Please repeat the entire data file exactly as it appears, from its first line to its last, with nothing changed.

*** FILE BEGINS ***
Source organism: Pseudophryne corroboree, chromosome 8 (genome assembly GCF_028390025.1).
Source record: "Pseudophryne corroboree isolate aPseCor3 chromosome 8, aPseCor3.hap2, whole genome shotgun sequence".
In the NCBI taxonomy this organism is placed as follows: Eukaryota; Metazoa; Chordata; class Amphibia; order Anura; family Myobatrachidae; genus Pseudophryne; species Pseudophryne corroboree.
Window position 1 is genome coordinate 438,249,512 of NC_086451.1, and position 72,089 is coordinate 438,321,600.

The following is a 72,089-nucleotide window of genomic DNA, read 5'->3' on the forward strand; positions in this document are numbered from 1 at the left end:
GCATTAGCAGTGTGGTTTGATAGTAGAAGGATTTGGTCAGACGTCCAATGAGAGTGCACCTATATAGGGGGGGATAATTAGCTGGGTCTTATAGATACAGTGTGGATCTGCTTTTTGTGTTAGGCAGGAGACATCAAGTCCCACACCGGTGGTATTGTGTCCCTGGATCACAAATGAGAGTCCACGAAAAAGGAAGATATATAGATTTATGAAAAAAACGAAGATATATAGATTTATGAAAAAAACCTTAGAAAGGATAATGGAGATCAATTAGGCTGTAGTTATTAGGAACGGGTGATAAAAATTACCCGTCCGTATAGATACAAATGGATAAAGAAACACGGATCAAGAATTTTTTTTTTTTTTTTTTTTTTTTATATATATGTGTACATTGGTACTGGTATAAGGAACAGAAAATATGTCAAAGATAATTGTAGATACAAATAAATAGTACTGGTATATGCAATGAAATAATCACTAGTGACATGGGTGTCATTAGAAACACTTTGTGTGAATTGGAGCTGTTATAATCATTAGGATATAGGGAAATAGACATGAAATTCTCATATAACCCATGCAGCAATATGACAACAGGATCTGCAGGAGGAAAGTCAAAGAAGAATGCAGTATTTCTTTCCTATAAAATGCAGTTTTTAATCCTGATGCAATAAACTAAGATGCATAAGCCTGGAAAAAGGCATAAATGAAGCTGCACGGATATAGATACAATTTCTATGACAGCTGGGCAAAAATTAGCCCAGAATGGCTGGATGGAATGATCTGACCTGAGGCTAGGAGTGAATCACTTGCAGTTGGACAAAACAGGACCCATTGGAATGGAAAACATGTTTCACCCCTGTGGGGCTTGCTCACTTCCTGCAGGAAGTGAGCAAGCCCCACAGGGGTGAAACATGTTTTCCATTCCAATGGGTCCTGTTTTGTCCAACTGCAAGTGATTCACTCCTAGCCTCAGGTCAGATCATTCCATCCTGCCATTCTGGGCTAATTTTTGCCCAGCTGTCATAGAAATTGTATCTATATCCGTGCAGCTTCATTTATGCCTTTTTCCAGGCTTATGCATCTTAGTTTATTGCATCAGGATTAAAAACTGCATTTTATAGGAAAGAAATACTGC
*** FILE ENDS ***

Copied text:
Source organism: Pseudophryne corroboree, chromosome 8 (genome assembly GCF_028390025.1).
Source record: "Pseudophryne corroboree isolate aPseCor3 chromosome 8, aPseCor3.hap2, whole genome shotgun sequence".
In the NCBI taxonomy this organism is placed as follows: Eukaryota; Metazoa; Chordata; class Amphibia; order Anura; family Myobatrachidae; genus Pseudophryne; species Pseudophryne corroboree.
Window position 1 is genome coordinate 438,249,512 of NC_086451.1, and position 72,089 is coordinate 438,321,600.

The following is a 72,089-nucleotide window of genomic DNA, read 5'->3' on the forward strand; positions in this document are numbered from 1 at the left end:
GCATTAGCAGTGTGGTTTGATAGTAGAAGGATTTGGTCAGACGTCCAATGAGAGTGCACCTATATAGGGGGGGATAATTAGCTGGGTCTTATAGATACAGTGTGGATCTGCTTTTTGTGTTAGGCAGGAGACATCAAGTCCCACACCGGTGGTATTGTGTCCCTGGATCACAAATGAGAGTCCACGAAAAAGGAAGATATATAGATTTATGAAAAAAACGAAGATATATAGATTTATGAAAAAAACCTTAGAAAGGATAATGGAGATCAATTAGGCTGTAGTTATTAGGAACGGGTGATAAAAATTACCCGTCCGTATAGATACAAATGGATAAAGAAACACGGATCAAGAATTTTTTTTTTTTTTTTTTTTTTTTATATATATGTGTACATTGGTACTGGTATAAGGAACAGAAAATATGTCAAAGATAATTGTAGATACAAATAAATAGTACTGGTATATGCAATGAAATAATCACTAGTGACATGGGTGTCATTAGAAACACTTTGTGTGAATTGGAGCTGTTATAATCATTAGGATATAGGGAAATAGACATGAAATTCTCATATAACCCATGCAGCAATATGACAACAGGATCTGCAGGAGGAAAGTCAAAGAAGAATGCAGTATTTCTTTCCTATAAAATGCAGTTTTTAATCCTGATGCAATAAACTAAGATGCATAAGCCTGGAAAAAGGCATAAATGAAGCTGCACGGATATAGATACAATTTCTATGACAGCTGGGCAAAAATTAGCCCAGAATGGCTGGATGGAATGATCTGACCTGAGGCTAGGAGTGAATCACTTGCAGTTGGACAAAACAGGACCCATTGGAATGGAAAACATGTTTCACCCCTGTGGGGCTTGCTCACTTCCTGCAGGAAGTGAGCAAGCCCCACAGGGGTGAAACATGTTTTCCATTCCAATGGGTCCTGTTTTGTCCAACTGCAAGTGATTCACTCCTAGCCTCAGGTCAGATCATTCCATCCTGCCATTCTGGGCTAATTTTTGCCCAGCTGTCATAGAAATTGTATCTATATCCGTGCAGCTTCATTTATGCCTTTTTCCAGGCTTATGCATCTTAGTTTATTGCATCAGGATTAAAAACTGCATTTTATAGGAAAGAAATACTGC